Oman is also rapidly constructing hydrogen plants following the announcement of its National Strategy for Green Hydrogen in October 2022. It aims to be the world’s largest producer and exporter of green hydrogen by 2030, with state-owned energy company Hydrom recently awarding contracts worth US$10bn to develop a green ammonia production plant. Construction will begin in 2027 with a yearly production capacity of a sizeable 1.2 million tonnes, some of which will be exported to South Korea, highlighting Asia’s importance as customers of Gulf ammonia.
Qatar, too, is making significant strides. QatarEnergy plans to build a blue ammonia plant worth US$1bn to turn natural gas into ammonia and carbon dioxide. It will employ Carbon Capture, Utilisation and Storage (CCUS) technologies to reduce the carbon emissions produced in the process. The firm will also start electricity production using solar power by the end of 2024 when it builds the Mesaieed and Ras Laffan Industrial Cities under the IC Solar Project, contracted by South Korea’s Samsung C&T.
The Gulf expands green finance
Gulf governments and firms are increasingly looking towards green finance to fund their energy transitions, stimulating this market. The Gulf sustainable and green bonds market achieved a record high in 2022, with issuances reaching US$8.5bn from 15 deals. For the first time, the debt market raised more funds for climate-friendly projects than for fossil fuel companies.
Further issuances of sustainable and green bonds have and will be completed in 2023. In July, UAE renewable energy firm Masdar raised US$750m in an oversubscribed 10-year secured notes auction. The money will support renewable projects. This came after Saudi Arabia’s Public Investment Fund sold its second-ever green bond in February, raising US$5.5bn, with proceeds going towards renewable energy, energy efficiency, green buildings, and clean transport.
Oman has taken significant steps towards developing green finance frameworks ahead of COP28, introducing a new draft Regulation for Bonds and Sukuk in June. In addition, companies such as Mazoon Electricity Company and Omantel have created sustainable finance frameworks, and the funds from their green bonds will be deployed towards renewable energy projects and the production of e-waste recycling products.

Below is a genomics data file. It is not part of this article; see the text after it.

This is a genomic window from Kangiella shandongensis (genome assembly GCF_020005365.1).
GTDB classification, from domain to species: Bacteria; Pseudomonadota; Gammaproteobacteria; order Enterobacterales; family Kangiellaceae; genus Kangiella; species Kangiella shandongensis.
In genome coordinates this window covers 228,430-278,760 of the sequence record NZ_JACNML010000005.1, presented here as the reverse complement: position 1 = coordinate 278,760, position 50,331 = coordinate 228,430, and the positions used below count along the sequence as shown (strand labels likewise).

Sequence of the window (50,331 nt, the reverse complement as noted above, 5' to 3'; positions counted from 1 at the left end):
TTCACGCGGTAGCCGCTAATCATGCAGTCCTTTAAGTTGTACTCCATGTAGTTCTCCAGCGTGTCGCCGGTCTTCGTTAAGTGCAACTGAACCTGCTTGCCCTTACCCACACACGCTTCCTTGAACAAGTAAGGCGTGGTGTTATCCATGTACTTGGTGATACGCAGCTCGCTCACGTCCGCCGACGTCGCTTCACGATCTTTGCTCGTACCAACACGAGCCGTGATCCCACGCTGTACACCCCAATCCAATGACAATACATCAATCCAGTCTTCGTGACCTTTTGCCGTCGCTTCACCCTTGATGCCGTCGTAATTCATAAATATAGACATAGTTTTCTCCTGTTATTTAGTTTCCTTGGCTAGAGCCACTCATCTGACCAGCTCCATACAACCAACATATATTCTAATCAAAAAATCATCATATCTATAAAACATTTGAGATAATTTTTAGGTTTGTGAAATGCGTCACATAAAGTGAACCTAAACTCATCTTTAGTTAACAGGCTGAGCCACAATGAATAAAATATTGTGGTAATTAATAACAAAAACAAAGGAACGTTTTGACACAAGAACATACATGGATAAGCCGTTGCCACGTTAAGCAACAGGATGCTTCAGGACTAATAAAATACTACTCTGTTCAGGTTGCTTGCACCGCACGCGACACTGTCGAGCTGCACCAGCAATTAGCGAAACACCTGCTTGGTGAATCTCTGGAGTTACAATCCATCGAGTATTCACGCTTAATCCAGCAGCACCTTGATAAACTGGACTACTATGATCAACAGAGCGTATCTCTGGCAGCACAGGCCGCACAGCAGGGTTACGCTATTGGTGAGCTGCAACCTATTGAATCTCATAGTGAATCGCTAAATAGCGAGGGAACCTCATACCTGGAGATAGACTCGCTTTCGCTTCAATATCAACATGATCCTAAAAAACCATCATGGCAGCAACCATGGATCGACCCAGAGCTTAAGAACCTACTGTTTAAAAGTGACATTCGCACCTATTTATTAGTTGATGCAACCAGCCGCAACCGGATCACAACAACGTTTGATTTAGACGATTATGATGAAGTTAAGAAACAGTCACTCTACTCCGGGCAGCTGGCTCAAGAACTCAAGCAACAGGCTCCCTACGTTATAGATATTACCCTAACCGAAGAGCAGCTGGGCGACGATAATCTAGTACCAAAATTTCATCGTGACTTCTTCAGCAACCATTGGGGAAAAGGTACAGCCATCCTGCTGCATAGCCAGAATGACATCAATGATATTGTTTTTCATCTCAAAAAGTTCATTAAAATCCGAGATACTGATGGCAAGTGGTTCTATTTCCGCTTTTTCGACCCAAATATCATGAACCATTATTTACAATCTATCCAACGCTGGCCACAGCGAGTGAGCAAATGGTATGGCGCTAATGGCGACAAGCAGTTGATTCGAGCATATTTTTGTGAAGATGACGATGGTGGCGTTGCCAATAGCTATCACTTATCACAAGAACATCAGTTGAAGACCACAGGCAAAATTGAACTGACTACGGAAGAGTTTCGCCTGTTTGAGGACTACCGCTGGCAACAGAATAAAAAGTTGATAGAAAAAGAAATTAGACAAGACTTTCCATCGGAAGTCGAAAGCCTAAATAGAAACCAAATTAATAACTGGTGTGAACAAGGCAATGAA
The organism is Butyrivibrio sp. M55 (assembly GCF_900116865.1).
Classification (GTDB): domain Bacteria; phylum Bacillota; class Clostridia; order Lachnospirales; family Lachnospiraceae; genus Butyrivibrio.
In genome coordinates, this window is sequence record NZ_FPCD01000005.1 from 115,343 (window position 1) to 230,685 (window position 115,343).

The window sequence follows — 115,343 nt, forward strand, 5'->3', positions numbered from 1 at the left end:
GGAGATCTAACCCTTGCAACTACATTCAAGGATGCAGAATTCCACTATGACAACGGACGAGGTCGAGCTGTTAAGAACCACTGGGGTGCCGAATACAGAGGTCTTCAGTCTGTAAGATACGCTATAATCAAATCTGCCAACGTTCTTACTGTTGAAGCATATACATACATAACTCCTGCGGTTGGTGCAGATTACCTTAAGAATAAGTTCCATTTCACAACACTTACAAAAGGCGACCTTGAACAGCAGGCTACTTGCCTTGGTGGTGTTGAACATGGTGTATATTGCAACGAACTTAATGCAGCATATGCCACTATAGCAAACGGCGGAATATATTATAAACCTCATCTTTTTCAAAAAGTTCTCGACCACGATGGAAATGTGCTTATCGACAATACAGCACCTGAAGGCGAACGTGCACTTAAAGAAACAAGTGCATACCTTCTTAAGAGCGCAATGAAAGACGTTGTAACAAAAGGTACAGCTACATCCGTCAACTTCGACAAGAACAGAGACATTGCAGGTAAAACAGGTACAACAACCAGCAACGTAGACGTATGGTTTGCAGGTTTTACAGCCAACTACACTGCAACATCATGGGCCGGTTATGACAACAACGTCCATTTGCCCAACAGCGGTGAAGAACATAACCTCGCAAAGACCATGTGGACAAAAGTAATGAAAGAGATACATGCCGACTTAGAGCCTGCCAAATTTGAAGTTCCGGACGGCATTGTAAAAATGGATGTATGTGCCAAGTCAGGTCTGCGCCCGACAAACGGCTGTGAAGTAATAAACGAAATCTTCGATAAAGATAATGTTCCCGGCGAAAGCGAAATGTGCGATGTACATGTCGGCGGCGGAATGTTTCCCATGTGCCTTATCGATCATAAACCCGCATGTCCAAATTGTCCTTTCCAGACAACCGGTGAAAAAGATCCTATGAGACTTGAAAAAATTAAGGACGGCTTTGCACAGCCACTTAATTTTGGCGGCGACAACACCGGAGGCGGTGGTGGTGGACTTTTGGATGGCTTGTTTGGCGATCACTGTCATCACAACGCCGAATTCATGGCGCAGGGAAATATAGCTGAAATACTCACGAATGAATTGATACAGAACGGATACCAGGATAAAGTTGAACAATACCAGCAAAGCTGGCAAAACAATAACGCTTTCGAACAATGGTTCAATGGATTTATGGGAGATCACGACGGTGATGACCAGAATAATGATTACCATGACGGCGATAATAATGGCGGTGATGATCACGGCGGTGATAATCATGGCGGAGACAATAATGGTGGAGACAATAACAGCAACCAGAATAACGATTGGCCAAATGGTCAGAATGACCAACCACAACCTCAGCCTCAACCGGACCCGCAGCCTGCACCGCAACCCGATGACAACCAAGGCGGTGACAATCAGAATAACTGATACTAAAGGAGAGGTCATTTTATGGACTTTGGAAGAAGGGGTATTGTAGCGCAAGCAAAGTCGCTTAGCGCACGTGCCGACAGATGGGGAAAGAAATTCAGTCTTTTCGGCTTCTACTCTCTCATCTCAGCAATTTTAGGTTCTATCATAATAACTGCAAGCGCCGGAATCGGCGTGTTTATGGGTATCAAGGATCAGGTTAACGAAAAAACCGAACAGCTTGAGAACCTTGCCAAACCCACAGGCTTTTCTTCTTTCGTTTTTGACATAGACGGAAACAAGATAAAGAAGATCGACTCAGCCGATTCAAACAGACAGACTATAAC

Qatar, Bahrain, and Kuwait, on the other hand, are currently trailing Saudi Arabia, the UAE and Oman in green finance. While the Qatari government announced plans to invest US$75bn in sustainable finance projects, Bahrain and Kuwait have been slower in expanding green investments.
Implications for COP28
The Gulf states remain major oil producers and exporters, with the sector driving their revenues; in 2022, the region’s GDP growth was at 7.3 per cent largely due to its oil production. Simultaneously, however, the green energy sector is starting to contribute to GCC economies, with non-oil GDP growth expected to average between 3 and 5 per cent in 2023. Consequently, the UAE, Saudi Arabia, Oman, and Qatar are reconfiguring their energy sector, demonstrating that carbon capture technologies, renewable energy and green ammonia production plants can mitigate sustained oil production and export. These GCC countries will deploy new expertise here to argue during COP28 that achieving net-zero is attainable even while maintaining oil production.
The Gulf states’ development of its green energy sector has benefited from private sector expertise and finance. COP28 President Sultan Al-Jaber has publicly stated the need to fully engage the private sector to galvanise collective action and raise sufficient capital to tackle climate change. Therefore, COP28 provides an opportunity for businesses to engage with the GCC on green projects. In particular, the private sector can work with Gulf states on the issuance of green and sustainable bonds, investable renewable energy projects, and the development of CCUS technologies.